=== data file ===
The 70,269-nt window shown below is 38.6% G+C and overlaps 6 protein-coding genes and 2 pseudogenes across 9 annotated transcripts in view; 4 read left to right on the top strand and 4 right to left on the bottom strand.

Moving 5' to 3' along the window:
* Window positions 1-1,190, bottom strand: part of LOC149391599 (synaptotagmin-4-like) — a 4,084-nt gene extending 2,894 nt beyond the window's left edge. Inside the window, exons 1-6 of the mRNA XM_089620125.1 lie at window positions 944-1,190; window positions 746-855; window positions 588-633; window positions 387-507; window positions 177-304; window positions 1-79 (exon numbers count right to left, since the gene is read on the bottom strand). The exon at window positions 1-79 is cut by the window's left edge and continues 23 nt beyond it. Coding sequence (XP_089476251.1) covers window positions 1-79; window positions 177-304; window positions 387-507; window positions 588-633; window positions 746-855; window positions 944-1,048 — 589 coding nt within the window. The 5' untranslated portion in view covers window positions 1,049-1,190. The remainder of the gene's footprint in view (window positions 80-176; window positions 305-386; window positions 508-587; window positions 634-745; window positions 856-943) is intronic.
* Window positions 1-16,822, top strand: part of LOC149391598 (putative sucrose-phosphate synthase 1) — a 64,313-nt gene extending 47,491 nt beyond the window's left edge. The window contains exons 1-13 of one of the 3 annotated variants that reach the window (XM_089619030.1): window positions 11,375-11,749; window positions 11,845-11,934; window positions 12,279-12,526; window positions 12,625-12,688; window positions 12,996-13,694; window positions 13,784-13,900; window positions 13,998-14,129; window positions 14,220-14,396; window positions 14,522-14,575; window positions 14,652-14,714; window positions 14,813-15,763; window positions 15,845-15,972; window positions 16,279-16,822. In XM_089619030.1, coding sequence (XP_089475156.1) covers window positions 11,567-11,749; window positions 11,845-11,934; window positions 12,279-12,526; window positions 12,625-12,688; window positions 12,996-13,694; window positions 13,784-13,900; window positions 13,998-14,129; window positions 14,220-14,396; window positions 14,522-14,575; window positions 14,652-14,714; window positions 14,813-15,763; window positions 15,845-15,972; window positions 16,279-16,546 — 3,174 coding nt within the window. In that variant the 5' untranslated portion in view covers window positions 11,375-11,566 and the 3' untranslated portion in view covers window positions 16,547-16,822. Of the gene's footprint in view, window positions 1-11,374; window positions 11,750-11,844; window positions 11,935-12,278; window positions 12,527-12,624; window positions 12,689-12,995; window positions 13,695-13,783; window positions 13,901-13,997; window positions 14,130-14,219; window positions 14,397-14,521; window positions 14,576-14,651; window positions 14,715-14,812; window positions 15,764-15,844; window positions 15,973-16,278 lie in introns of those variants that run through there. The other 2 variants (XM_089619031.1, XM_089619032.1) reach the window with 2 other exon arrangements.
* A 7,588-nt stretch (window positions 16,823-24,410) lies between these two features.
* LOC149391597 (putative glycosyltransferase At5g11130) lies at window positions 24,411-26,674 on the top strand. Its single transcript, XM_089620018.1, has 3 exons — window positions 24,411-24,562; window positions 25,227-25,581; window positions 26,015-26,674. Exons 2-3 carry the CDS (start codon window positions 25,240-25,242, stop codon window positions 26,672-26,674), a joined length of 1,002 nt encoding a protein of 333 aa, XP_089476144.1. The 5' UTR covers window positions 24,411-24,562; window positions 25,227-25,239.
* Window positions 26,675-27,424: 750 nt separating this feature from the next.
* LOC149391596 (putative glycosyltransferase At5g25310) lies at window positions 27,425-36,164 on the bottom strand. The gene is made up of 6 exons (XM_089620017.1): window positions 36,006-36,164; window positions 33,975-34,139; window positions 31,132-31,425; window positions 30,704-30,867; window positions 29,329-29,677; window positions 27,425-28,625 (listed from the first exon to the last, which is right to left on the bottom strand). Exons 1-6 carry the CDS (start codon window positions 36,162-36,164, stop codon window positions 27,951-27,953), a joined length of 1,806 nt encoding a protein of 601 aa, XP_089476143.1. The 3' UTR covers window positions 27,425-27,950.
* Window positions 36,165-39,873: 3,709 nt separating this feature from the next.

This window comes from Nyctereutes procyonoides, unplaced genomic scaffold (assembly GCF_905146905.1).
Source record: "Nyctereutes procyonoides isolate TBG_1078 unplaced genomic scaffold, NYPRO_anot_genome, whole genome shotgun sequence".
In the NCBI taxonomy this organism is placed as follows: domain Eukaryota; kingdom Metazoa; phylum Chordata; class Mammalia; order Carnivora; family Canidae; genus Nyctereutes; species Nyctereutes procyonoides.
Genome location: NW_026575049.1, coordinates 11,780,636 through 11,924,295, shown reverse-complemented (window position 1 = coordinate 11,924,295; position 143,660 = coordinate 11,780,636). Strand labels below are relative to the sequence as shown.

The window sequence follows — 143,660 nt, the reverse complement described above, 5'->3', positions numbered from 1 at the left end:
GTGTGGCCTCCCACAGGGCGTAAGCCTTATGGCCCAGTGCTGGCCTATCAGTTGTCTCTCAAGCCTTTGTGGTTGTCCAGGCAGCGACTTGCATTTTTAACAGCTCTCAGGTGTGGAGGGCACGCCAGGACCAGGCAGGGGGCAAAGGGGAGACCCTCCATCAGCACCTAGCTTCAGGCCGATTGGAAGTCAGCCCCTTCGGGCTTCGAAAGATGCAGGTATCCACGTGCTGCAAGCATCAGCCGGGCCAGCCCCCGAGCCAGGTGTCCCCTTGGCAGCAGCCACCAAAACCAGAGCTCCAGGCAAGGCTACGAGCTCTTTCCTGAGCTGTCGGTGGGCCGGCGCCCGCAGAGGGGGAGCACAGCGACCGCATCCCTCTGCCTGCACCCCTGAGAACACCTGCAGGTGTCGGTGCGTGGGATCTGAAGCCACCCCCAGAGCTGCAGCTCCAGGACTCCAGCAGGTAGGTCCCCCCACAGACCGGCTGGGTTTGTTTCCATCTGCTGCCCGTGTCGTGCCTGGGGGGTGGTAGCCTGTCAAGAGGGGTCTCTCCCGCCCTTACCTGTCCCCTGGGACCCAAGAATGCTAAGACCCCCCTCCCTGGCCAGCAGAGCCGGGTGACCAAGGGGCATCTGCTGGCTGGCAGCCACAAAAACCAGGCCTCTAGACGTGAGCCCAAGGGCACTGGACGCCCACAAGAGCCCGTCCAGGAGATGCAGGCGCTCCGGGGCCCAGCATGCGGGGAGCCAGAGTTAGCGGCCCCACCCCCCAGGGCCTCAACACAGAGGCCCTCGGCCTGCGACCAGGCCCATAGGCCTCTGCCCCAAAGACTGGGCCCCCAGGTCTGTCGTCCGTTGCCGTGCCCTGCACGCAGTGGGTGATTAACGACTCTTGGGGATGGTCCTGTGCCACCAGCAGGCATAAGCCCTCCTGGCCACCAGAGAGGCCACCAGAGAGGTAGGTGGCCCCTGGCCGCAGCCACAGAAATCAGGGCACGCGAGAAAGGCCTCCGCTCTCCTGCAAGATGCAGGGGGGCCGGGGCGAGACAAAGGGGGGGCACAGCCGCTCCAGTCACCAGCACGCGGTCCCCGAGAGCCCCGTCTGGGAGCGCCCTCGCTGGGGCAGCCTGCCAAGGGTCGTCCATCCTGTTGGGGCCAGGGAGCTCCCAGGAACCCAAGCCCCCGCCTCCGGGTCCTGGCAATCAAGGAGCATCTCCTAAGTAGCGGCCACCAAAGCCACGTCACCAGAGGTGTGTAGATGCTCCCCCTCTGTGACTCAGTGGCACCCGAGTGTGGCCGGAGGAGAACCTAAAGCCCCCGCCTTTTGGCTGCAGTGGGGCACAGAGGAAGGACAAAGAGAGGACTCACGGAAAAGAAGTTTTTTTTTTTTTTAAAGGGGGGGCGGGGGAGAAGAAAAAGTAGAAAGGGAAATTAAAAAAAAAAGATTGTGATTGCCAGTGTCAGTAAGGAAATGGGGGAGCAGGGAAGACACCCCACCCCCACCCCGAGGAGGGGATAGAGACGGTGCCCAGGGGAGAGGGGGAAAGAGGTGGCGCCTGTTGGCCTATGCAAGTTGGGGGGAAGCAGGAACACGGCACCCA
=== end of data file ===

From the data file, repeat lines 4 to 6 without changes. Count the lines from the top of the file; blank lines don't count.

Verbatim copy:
* Window positions 1-16,822, top strand: part of LOC149391598 (putative sucrose-phosphate synthase 1) — a 64,313-nt gene extending 47,491 nt beyond the window's left edge. The window contains exons 1-13 of one of the 3 annotated variants that reach the window (XM_089619030.1): window positions 11,375-11,749; window positions 11,845-11,934; window positions 12,279-12,526; window positions 12,625-12,688; window positions 12,996-13,694; window positions 13,784-13,900; window positions 13,998-14,129; window positions 14,220-14,396; window positions 14,522-14,575; window positions 14,652-14,714; window positions 14,813-15,763; window positions 15,845-15,972; window positions 16,279-16,822. In XM_089619030.1, coding sequence (XP_089475156.1) covers window positions 11,567-11,749; window positions 11,845-11,934; window positions 12,279-12,526; window positions 12,625-12,688; window positions 12,996-13,694; window positions 13,784-13,900; window positions 13,998-14,129; window positions 14,220-14,396; window positions 14,522-14,575; window positions 14,652-14,714; window positions 14,813-15,763; window positions 15,845-15,972; window positions 16,279-16,546 — 3,174 coding nt within the window. In that variant the 5' untranslated portion in view covers window positions 11,375-11,566 and the 3' untranslated portion in view covers window positions 16,547-16,822. Of the gene's footprint in view, window positions 1-11,374; window positions 11,750-11,844; window positions 11,935-12,278; window positions 12,527-12,624; window positions 12,689-12,995; window positions 13,695-13,783; window positions 13,901-13,997; window positions 14,130-14,219; window positions 14,397-14,521; window positions 14,576-14,651; window positions 14,715-14,812; window positions 15,764-15,844; window positions 15,973-16,278 lie in introns of those variants that run through there. The other 2 variants (XM_089619031.1, XM_089619032.1) reach the window with 2 other exon arrangements.
* A 7,588-nt stretch (window positions 16,823-24,410) lies between these two features.
* LOC149391597 (putative glycosyltransferase At5g11130) lies at window positions 24,411-26,674 on the top strand. Its single transcript, XM_089620018.1, has 3 exons — window positions 24,411-24,562; window positions 25,227-25,581; window positions 26,015-26,674. Exons 2-3 carry the CDS (start codon window positions 25,240-25,242, stop codon window positions 26,672-26,674), a joined length of 1,002 nt encoding a protein of 333 aa, XP_089476144.1. The 5' UTR covers window positions 24,411-24,562; window positions 25,227-25,239.